The hiring process seen from the recruiting companies is not super fantastic either: First the hiring manager needs an approved headcount. Then the manager drafts a job description which goes through HR before it is published on whatever platforms the company has chosen to pay for. Then in a week or two, they get 200 applications, most of which are from people with no connection to Sweden or Scandinavia and no insight into the business, products or customers. Screening applications is then outsourced or done by a keyword match. Even if this produces a decent shortlist of candidates, it takes time to set up and do interviews and tests before you maybe get to send out offers. During which the headcount approval may need to be renewed or the candidate may have accepted another offer. Only if you end up signing with one candidate, you get to write feedback to the candidates you didn’t hire. It’s a broken process. It is designed to avoid mistakes, not to act fast on opportunities.

Do it differently

Obviously, there is another way to do things. It is called networking. A few weeks ago, I announced widely in my network that I am available for a new opportunities. I haved received great response, and it was great to catch up with people I haven’t been in touch with for a long time. Thanks!

This resulted in 3 interviews over the last two weeks. One of them led to an offer that I have chosen to accept — I’m starting a new job tomorrow.

Then you can start asking how is the new job?


(1) Feedback should be specific, acurate, objective, timely and usable.

(2) I read the BABOK Guide (Business Analysis Book of Knowledge).

(3) No LinkedIn and your automated keyword completion: AWS does not mean membership of the American Welding Society.

Why I became a project manager

I was a developer for 10 years before I changed career to become a project manager. Several factors contributed to that choice, but one pivotal moment was when I as a Software Architect participated in a cross organisational meeting with mostly middle managers and a senior manager. The senior manager had a problem that the company needed to solve and that he wanted one of his teams to pick up. I had technical insight into the product area that might be impacted but not much background in the business drivers and the organisation outside my unit.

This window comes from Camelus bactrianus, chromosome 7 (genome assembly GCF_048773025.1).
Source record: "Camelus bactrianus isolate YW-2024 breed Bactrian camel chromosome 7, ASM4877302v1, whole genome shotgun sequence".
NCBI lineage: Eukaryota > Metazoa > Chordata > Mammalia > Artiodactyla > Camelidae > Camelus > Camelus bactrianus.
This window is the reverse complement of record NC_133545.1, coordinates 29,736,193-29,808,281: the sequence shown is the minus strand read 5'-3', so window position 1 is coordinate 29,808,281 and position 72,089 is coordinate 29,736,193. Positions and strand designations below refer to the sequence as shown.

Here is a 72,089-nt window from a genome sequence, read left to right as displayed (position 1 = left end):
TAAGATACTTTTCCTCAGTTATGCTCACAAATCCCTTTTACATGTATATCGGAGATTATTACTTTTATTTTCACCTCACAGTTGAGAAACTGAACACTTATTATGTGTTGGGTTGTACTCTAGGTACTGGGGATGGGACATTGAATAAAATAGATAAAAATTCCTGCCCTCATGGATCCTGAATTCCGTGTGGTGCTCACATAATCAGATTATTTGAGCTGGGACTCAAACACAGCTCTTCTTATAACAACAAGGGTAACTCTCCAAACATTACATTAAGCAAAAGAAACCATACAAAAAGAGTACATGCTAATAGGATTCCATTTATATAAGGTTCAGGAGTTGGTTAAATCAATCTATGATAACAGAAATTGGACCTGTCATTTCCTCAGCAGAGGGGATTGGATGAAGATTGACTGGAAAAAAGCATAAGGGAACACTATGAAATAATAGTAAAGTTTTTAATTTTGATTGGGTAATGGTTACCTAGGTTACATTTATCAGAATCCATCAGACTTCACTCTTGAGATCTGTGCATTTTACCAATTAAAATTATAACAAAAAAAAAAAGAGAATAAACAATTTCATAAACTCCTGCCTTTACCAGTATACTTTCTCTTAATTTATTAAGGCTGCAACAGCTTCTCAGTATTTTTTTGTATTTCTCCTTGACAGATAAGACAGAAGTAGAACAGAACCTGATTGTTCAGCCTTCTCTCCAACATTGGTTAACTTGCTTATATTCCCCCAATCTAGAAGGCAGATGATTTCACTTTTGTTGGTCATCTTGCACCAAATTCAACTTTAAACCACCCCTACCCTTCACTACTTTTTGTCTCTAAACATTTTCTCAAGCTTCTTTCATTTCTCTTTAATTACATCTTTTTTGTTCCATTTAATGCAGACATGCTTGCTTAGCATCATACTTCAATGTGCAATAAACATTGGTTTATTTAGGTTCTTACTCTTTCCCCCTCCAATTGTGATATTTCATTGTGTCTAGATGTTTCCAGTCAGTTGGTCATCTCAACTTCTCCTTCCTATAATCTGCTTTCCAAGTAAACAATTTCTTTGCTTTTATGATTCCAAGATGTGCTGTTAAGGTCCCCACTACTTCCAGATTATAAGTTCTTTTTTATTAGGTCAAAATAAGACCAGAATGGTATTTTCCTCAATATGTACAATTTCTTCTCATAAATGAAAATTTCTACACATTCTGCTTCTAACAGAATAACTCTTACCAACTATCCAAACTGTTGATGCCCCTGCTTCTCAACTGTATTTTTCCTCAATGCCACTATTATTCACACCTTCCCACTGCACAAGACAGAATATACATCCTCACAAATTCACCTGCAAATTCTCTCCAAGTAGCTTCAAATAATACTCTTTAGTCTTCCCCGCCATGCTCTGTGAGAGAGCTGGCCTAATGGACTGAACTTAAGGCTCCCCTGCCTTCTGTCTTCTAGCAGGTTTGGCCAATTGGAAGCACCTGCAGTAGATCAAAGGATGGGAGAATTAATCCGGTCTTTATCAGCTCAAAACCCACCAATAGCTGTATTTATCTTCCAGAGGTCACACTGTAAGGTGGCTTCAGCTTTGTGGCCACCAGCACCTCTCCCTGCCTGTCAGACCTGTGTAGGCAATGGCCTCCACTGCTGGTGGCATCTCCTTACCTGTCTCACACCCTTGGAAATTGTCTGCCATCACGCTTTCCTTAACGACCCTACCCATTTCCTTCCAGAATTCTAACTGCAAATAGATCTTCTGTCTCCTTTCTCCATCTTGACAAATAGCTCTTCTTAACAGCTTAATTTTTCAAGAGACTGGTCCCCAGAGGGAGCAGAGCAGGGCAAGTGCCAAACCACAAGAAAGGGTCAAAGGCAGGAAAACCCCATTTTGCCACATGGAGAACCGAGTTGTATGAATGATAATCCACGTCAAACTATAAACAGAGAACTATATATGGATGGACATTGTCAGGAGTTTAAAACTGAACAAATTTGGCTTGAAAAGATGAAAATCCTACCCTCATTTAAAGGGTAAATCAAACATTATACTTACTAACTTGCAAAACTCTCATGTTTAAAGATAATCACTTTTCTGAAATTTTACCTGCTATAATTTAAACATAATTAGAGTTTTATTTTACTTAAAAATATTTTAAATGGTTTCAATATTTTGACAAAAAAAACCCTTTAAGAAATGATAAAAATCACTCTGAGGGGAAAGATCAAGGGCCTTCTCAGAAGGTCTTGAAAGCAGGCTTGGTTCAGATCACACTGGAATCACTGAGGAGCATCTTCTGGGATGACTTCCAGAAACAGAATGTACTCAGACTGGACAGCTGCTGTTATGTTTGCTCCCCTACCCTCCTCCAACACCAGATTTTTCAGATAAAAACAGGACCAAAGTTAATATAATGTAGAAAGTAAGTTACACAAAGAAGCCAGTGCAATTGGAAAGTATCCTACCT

Bridge pillars reflected in Alby Lake on a calm and sunny Autumn day. Copyright Frederik Jensen.

Very little of what happened at that meeting was about exploring the options available, the consequences of these options, and deciding the best outcome for the company. It felt more like the middle managers were playing to avoid taking a home an impossible assignment for their teams. It was frustrating and I felt that I could contribute to better decision making and more informed choices by taking the role as a project manager.

When you go scuba diving, you sometimes see a surface with an appearance of wrinkled glass between layers of water of different temperatures. An organisation can feel like that — the conversation in one layer of an organisation is completely decoupled from the conversion at lower/higher layers. Not only do large organisations have silos, but silos with layers.

Being a project manager, working across the line organisation, bridging silos and layers, speaking the local dialects, and knowing enough about what everyone is doing to ask the right questions, is challenging and rewarding. You parachute into a land of chaos and frustration, engage with people and systems, create order and momentum, and hand back the project to the line organisation. Then move on to the next challenge. Always working for the best outcome for the company and with respect for the people involved.

The best greens

Today’s headline steal from Trump is that he contemplates buying Greenland from Denmark. Maybe he is playing the long game after all? Or maybe he just likes the photo opportunity when he invites world leaders from fossil fuel economies to play golf with him in front of a melting glacier.

I visited Birka a few weeks ago, “the first city in Sweden”. For a few hundred years, it was a trading hub bringing people together near and far. Objects from today’s India, Egypt and Ireland have been found in or near the area. The city was abandoned by the end of the 10th century, some two hundred years before Stockholm was founded. In between, Sigtuna prospered.

Birka today. Burial mounds remain but all houses were made from wood and are long gone. Copyright Frederik Jensen.